The U.S. workforce is the most mobile in the world, according to researchers at IDC. As early as 2008, about 72 percent of U.S. workers worked at least part of the time on a mobile basis.
The percentage of mobile workers will grow to about 76 percent by 2013, IDC projects, representing about 120 million workers.
The world's mobile worker population will pass the one billion mark in 2010, IDC says, and grow to nearly 1.2 billion people, more than a third of the world's workforce, by 2013.
The most significant gains will be in the emerging economies of Asia and the Pacific region.
The Asia and Pacific region, excluding Japan, represents the largest total number of mobile workers throughout the forecast, with 546.4 million mobile workers in 2008 growing to 734.5 million or 37.4 percent of the total workforce in 2013. At the end of the forecast, 62 percent of the world's mobile workforce will be based in the APeJ region.
Western Europe's mobile workforce will reach 129.5 million mobile workers, about 50 percent of the workforce, in 2013, surpassing the total number of mobile workers in the United States.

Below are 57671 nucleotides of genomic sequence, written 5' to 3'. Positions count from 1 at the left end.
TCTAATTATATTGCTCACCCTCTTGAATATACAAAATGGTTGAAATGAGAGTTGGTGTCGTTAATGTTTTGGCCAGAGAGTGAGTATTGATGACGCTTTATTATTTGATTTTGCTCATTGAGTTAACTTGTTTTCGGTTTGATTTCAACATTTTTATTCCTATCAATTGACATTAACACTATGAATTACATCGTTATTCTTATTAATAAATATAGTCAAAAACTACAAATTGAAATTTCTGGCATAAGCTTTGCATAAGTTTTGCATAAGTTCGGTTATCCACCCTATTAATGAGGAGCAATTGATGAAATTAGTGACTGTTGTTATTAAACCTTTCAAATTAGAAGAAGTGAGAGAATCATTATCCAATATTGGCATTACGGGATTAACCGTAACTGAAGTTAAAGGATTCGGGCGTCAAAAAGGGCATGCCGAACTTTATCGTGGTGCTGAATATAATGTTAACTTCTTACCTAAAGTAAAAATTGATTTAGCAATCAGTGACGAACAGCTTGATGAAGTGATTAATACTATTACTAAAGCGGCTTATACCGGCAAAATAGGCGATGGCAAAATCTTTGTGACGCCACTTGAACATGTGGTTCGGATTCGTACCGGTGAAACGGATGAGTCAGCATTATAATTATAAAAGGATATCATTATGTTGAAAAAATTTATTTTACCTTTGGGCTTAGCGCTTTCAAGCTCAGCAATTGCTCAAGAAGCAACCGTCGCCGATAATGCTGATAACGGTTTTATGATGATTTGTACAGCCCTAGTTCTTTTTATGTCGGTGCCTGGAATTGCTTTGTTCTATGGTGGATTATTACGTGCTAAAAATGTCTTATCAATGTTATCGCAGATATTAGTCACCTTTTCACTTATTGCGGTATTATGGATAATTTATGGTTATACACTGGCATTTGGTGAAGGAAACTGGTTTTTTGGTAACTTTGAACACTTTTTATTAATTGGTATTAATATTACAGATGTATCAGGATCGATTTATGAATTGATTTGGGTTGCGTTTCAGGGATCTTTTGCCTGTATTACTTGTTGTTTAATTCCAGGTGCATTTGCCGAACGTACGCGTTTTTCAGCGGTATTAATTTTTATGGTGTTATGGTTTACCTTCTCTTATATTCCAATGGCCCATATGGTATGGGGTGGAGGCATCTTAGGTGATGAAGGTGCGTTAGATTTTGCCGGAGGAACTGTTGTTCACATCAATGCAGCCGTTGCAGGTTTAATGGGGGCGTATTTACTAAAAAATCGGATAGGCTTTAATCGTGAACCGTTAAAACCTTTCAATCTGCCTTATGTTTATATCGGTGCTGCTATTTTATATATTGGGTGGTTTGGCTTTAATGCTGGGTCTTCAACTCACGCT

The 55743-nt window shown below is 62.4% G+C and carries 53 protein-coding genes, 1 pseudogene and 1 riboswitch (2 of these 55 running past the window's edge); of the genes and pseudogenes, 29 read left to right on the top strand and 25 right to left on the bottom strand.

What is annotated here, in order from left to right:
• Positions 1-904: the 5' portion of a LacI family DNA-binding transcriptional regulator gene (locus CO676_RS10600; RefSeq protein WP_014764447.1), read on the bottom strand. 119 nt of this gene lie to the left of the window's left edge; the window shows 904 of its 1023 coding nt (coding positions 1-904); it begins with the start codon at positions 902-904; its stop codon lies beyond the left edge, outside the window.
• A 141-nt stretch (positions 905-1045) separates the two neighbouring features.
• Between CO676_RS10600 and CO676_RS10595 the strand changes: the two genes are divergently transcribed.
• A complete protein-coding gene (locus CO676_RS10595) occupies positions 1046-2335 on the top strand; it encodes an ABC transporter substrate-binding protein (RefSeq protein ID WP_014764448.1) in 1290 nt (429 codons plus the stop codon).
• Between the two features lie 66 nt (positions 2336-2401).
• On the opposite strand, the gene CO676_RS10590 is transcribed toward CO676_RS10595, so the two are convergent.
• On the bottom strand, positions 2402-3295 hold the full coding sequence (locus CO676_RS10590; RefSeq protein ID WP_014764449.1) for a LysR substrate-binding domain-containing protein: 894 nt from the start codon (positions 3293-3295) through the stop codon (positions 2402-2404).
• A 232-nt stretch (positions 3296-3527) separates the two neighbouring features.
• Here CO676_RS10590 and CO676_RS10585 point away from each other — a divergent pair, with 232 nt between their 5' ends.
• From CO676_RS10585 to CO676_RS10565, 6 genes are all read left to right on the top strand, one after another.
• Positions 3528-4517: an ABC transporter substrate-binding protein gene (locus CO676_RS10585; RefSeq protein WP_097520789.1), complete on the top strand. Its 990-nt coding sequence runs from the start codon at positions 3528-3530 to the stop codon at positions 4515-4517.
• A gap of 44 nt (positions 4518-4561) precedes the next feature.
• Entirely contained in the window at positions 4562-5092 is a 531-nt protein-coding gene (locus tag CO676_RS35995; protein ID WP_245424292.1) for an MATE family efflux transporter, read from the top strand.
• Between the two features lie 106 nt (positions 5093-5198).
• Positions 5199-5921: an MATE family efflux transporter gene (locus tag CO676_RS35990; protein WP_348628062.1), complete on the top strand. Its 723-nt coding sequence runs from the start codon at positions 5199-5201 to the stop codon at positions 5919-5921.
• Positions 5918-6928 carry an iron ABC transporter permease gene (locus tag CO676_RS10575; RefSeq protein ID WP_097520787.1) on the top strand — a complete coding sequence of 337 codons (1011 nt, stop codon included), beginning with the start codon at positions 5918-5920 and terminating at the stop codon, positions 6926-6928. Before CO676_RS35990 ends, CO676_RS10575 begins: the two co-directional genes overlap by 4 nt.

Japan's mobile worker population will total 49.3 million in 2013, representing 75 percent of its total workforce.
The rest of the world will see its mobile worker population grow to 153.2 million by 2013. But mobile workers will represent 13.5 percent of all workers in those markets.
Fleet logistics analytics provider Geotab says the stay-at-home orders issued as part of Covid-19 mitigation rules have decreased the time t...
Is there a relationship between screen size and data consumption? One might think the answer clearly is “yes,” based on the difference bet...
In about three years, according to a survey of larger employers conducted by the World Economic Forum, 54 percent of all employees will re...
USB-based device chargers can create noise that interferes with touchscreen operation especially when the chargers omit noise suppression ...